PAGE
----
DragonFlies are one of those things that bass yearn for. Ever since they were yearlings, they spent much of their days looking up at those that were taunting them. They fly low over the water and even hover above them. Many times they would leap into the air before they would actually grab one. They will not let go when they get one. Even younger bass hunt and eat dragon fly nymphs under the water as hatchlings. They don’t forget those things when they grow bigger, especially with giant size helicopter- like dragonflies teasing them overhead throughout every day. Imagine if one fell on the water in front of a big bass in shallow water !
In spite of all the interest by bass in DragonFlies of every shape, size & color, very few bass fishermen are offering something in that category to the fish. Perhaps a few fly fishermen. But all across the country and all over the globe, bass are doing their utmost to grab a Dragonfly with very little success every day. One of the key points to understand is that the bass are not being punished for eating them. Many are caught, released and educated against eating other lures and food choices but not Dragonflies.
Many years ago I fished a very quiet small northeastern state lake that bordered between a state forest and extensive farmlands. It was a very clean but very fertile, stream fed lake covered with lily pads. There were many pockets of open water scattered throughout the lake, especially where the old creek bed channel ran.
I liked to visit that place in the middle of summer on a sunny day with the highest temperatures in the middle of the day with the lightest winds, usually about 88 degrees in the middle of July. At such times there was an enormous population of dragonfly activity hovering over those lily pads and dead calm water. The constant teasing & daring by the winged clan kept what seemed like half of the yearling bass in mid-air at any one moment of time. The action with almost any type of bug imitation would be great on my flyrod, but I discovered that I could design flies that would actually hop off the water after landing by sending a loop of line rolling down the fly line. That behavior of the fly greatly increased my success ratio with most of the smaller bass on the lake up to about 2 pounds.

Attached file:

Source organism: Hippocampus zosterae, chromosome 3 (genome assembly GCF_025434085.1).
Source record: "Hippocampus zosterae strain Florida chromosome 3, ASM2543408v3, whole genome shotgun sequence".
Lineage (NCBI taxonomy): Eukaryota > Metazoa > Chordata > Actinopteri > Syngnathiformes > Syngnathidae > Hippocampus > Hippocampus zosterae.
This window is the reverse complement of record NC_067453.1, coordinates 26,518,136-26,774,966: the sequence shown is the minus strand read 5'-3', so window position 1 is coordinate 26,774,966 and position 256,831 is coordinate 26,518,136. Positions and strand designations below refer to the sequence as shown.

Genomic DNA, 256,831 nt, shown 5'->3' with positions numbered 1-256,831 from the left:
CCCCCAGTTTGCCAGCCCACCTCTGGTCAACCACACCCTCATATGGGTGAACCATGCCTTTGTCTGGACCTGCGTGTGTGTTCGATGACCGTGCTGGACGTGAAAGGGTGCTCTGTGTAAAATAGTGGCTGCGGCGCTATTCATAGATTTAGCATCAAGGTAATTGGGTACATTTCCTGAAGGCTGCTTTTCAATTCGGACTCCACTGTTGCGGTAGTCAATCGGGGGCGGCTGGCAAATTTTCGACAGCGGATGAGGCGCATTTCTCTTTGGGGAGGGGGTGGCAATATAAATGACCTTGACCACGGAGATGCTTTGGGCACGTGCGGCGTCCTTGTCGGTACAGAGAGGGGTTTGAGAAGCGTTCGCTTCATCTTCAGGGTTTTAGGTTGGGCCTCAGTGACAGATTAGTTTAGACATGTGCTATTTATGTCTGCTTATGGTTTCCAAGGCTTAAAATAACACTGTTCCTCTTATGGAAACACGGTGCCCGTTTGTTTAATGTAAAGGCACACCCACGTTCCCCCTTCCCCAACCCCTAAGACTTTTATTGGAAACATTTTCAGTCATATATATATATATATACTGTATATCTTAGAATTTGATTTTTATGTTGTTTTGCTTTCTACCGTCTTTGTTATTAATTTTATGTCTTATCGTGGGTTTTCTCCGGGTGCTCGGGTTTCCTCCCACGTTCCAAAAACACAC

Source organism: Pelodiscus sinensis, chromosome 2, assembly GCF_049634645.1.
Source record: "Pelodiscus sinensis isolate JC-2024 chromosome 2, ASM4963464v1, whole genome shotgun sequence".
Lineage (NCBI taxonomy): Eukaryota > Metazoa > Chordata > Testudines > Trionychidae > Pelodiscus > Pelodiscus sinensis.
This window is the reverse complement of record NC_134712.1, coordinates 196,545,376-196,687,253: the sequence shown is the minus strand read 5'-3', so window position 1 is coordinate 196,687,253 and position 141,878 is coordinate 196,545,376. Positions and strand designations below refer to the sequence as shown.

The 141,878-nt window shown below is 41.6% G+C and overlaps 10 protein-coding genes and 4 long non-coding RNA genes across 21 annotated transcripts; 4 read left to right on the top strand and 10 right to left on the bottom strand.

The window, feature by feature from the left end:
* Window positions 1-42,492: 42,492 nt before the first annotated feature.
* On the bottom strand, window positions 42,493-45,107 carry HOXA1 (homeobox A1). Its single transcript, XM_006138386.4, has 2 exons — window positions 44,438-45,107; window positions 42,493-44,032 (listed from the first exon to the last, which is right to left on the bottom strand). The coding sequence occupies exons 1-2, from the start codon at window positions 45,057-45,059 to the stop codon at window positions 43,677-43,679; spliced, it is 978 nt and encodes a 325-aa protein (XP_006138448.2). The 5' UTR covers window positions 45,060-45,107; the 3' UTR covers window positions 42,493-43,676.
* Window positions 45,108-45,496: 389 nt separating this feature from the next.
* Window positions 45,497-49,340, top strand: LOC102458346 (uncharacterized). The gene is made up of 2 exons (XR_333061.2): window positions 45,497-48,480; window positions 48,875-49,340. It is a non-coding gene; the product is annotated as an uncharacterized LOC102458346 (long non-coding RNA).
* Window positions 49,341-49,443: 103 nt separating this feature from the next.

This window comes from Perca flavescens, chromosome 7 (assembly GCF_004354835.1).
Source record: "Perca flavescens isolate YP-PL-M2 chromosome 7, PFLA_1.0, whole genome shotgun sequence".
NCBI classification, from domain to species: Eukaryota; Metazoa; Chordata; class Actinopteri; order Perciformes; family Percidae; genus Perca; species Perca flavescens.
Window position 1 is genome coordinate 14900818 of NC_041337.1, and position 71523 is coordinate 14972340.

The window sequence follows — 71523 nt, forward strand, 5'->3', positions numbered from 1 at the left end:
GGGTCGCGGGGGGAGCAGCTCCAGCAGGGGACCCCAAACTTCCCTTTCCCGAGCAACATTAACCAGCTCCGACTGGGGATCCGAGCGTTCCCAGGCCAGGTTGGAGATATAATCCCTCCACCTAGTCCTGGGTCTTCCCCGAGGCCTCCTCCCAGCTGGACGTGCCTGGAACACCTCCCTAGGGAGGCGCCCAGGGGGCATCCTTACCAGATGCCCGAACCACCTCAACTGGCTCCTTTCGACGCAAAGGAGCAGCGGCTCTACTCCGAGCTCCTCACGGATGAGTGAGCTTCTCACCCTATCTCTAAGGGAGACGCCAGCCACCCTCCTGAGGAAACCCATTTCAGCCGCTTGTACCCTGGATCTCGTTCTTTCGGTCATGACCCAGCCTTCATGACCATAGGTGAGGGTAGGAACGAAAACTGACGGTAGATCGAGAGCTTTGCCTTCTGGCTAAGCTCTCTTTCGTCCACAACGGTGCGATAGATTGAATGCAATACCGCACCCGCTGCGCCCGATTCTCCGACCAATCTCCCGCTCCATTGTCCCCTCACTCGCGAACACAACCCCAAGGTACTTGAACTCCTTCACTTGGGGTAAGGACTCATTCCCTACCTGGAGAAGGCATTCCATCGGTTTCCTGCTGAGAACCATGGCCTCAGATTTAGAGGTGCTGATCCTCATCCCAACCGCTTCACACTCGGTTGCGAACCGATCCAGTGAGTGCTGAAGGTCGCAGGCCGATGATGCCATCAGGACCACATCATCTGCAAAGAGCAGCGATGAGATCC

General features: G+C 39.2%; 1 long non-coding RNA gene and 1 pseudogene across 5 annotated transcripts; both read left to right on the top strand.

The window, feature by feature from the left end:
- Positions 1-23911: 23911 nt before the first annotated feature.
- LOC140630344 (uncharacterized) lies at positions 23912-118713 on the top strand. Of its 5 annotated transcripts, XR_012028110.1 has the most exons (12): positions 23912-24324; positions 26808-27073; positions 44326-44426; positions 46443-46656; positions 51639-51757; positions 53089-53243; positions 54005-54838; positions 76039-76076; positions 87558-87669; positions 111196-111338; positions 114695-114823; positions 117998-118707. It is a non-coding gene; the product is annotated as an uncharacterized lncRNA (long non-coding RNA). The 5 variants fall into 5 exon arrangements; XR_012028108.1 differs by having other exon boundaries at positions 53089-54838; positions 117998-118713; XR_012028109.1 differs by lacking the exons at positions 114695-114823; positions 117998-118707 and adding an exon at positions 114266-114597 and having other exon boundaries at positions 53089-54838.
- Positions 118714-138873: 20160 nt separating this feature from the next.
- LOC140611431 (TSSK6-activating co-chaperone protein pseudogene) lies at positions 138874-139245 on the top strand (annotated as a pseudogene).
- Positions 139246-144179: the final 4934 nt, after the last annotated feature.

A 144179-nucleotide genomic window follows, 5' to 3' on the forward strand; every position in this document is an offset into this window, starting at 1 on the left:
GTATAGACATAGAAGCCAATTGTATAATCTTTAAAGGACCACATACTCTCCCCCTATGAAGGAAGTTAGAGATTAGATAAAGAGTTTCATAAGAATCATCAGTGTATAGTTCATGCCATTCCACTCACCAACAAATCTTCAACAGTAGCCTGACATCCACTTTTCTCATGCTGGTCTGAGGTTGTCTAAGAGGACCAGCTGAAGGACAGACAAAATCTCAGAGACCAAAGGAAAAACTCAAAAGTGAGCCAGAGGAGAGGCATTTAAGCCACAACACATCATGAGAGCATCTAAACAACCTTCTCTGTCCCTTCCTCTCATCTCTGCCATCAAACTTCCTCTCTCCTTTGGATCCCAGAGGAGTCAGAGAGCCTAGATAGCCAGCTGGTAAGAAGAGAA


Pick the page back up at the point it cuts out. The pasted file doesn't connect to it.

When they saw it touch down lightly without breaking the surface film and then lift into the air from the water surface, and they would snatch it just as it touched down again and sometimes even out of mid-air. My favorite memory of that sport was a 5 pounder that leaped high and snatched the fly about a foot and half over the surface and gave me the fight of my life while tubefloating with a Featherlight Hardy Bamboo fly rod. I wish I had the video of that one, but the memory is still very vivid, and the lesson has not been forgotten by me. I see lots of small bass jumping for dragonflies here in Florida also, but I don’t expect to see many 5 - 10 lb. bass leaping out of the water to snatch dragonflies out of the air. But a Dragonfly that crash lands on the water of a bass inhabited lake is in serious jeopardy of being eaten, especially a very big, very juicey looking specimen. Both the big bass and I remember the lessons of our youth, and every bass out there, big or small, agrees with me --- a “Dragonfly Down” is a very, very tempting thing ---- especially a big one !